Thursday, December 2

Political Parties And Covid-19: Should It Be Business As Usual?

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A pertinent question in this highly-charged health times when Covid-19 cases are threateningly galloping in the country at literally breakneck speed and the conduct of some of those political parties aspiring to run our affairs increasingly becoming unbecoming.

Just last month, at the zenith of a State of Public Health Emergency declared by the government as it attempted to stave-off Covid-19,officials of President Adama Barrow’s NPP were busy crisscrossing the country in its frantic efforts of putting together structures for the party through public consultations.

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Two weeks or so ago, many roads led to the coastal town of Gunjur in Kombo South for another political get-together when NPP conducted a weekend political jamboree.

Further inward into the inland, the conference hall of Baobab Holiday Resort in Bijilo was on Sunday literally filled to the rafters and bursting at seams when GDC brought under one roof multitudes of people said to have decamped Barrow’s untested NPP. Actually, the GDC leader convened the press conference to haul the recently-passed Local Government Amendment Bill over coal but however grabbed the opportunity of the prospects of the huge publicity by the presence of several journalists and cameras to showcase to his long-time political rival President Barrow that he’s taking the fight to his territory by winning new converts from his NPP.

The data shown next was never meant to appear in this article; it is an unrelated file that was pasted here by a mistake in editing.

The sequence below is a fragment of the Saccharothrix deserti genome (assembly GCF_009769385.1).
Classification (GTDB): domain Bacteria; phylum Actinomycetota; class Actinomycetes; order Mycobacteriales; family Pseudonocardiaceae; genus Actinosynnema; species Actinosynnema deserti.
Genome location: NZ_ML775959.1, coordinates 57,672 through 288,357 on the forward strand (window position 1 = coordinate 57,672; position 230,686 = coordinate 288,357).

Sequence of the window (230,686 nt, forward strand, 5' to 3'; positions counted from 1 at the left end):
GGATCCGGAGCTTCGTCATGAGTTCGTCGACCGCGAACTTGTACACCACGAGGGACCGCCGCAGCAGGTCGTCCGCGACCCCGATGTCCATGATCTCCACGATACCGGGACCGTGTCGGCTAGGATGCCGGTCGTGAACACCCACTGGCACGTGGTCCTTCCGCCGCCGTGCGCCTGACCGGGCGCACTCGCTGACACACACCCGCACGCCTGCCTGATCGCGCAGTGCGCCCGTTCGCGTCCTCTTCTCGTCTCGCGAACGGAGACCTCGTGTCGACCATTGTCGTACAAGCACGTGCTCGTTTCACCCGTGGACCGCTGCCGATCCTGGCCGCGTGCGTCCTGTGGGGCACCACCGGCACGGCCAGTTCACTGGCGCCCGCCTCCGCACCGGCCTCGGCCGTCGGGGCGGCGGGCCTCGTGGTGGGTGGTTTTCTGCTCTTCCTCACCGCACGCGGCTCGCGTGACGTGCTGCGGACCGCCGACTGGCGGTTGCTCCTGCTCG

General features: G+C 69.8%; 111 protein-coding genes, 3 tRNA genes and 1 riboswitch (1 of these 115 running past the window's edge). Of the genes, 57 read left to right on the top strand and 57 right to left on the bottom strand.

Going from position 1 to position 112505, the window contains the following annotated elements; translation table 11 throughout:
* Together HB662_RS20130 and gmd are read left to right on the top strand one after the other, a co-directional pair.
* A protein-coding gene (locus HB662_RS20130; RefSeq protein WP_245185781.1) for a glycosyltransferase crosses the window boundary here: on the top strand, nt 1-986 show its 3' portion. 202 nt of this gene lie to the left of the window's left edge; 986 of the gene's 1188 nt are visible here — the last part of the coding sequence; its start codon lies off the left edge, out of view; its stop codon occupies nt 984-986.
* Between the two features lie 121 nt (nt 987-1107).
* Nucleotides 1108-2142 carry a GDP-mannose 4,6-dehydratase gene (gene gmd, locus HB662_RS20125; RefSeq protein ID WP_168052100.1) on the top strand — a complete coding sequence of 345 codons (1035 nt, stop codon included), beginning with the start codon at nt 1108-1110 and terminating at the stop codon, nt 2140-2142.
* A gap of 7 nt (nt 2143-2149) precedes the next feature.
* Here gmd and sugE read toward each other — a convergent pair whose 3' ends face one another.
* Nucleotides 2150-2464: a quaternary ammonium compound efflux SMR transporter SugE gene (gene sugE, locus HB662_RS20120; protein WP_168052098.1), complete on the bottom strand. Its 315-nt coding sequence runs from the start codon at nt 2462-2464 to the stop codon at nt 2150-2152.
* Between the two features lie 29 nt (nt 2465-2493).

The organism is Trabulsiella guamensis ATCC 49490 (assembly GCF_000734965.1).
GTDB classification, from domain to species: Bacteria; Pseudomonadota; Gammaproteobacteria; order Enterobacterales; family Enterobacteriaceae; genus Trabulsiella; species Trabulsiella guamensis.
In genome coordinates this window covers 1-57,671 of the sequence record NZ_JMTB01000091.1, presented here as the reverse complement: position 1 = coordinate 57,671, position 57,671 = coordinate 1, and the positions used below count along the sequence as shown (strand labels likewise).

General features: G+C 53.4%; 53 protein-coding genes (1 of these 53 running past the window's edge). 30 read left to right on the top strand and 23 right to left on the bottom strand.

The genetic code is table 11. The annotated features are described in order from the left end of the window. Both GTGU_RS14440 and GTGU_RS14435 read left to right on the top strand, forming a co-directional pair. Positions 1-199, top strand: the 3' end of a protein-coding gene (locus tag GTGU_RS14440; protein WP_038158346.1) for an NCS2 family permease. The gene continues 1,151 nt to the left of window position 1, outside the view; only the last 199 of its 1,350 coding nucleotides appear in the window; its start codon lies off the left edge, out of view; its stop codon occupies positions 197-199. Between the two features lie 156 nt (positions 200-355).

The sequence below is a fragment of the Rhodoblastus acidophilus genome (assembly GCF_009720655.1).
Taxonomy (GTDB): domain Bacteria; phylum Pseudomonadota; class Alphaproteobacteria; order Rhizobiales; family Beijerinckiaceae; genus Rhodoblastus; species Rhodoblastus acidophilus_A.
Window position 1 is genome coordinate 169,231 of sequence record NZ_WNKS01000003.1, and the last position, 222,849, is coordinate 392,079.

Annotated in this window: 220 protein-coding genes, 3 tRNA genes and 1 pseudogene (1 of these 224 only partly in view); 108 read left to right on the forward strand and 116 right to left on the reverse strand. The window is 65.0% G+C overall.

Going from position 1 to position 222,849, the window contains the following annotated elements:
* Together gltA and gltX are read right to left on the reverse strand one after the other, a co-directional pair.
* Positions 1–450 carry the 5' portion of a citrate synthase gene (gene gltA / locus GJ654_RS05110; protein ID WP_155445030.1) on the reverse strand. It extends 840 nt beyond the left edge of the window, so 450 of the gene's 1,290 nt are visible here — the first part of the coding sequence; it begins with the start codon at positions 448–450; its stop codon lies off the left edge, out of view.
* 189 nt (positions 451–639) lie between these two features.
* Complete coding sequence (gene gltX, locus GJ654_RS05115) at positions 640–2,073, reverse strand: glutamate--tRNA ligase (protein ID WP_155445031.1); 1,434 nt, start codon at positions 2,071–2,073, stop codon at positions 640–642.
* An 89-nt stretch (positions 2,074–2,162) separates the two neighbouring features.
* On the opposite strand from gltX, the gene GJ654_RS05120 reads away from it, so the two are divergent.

Meanwhile few kilometers from where the GDC marshaled scores of supporters, another political party was also showing off its political assets in another coastal town, in number term actually. Professed sympathizers of GANU, which was recently topped up to the already long list of the country’s bona fide political parties, organized a public meeting in Brufut and in not a low-key fashion. Not forgetting the PPP, that elected a youth wing executive in WCR.

And instances of these kinds of political activities are now gaining currency when our Covid-19 cases have now alarmingly reached double digit.

The question now arises: should it be business as usual in the face of a debilitating national and global health crisis?

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